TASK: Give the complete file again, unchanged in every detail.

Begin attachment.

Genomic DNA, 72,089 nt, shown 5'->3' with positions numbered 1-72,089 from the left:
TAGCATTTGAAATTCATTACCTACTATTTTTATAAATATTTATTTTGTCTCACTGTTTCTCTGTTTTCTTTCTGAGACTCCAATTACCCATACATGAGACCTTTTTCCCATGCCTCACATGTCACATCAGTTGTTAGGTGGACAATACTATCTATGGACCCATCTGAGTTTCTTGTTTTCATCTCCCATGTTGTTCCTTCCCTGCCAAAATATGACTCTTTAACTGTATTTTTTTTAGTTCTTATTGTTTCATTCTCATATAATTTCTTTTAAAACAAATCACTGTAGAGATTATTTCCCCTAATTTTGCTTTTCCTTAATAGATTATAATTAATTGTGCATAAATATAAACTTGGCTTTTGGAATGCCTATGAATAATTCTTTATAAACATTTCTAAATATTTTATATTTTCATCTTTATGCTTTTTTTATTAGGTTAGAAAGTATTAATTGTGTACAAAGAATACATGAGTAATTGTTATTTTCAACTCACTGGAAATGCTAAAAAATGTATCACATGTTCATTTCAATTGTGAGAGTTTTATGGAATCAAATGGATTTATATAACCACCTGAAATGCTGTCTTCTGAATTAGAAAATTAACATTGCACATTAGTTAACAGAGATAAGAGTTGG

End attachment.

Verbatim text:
Genomic DNA, 72,089 nt, shown 5'->3' with positions numbered 1-72,089 from the left:
TAGCATTTGAAATTCATTACCTACTATTTTTATAAATATTTATTTTGTCTCACTGTTTCTCTGTTTTCTTTCTGAGACTCCAATTACCCATACATGAGACCTTTTTCCCATGCCTCACATGTCACATCAGTTGTTAGGTGGACAATACTATCTATGGACCCATCTGAGTTTCTTGTTTTCATCTCCCATGTTGTTCCTTCCCTGCCAAAATATGACTCTTTAACTGTATTTTTTTTAGTTCTTATTGTTTCATTCTCATATAATTTCTTTTAAAACAAATCACTGTAGAGATTATTTCCCCTAATTTTGCTTTTCCTTAATAGATTATAATTAATTGTGCATAAATATAAACTTGGCTTTTGGAATGCCTATGAATAATTCTTTATAAACATTTCTAAATATTTTATATTTTCATCTTTATGCTTTTTTTATTAGGTTAGAAAGTATTAATTGTGTACAAAGAATACATGAGTAATTGTTATTTTCAACTCACTGGAAATGCTAAAAAATGTATCACATGTTCATTTCAATTGTGAGAGTTTTATGGAATCAAATGGATTTATATAACCACCTGAAATGCTGTCTTCTGAATTAGAAAATTAACATTGCACATTAGTTAACAGAGATAAGAGTTGG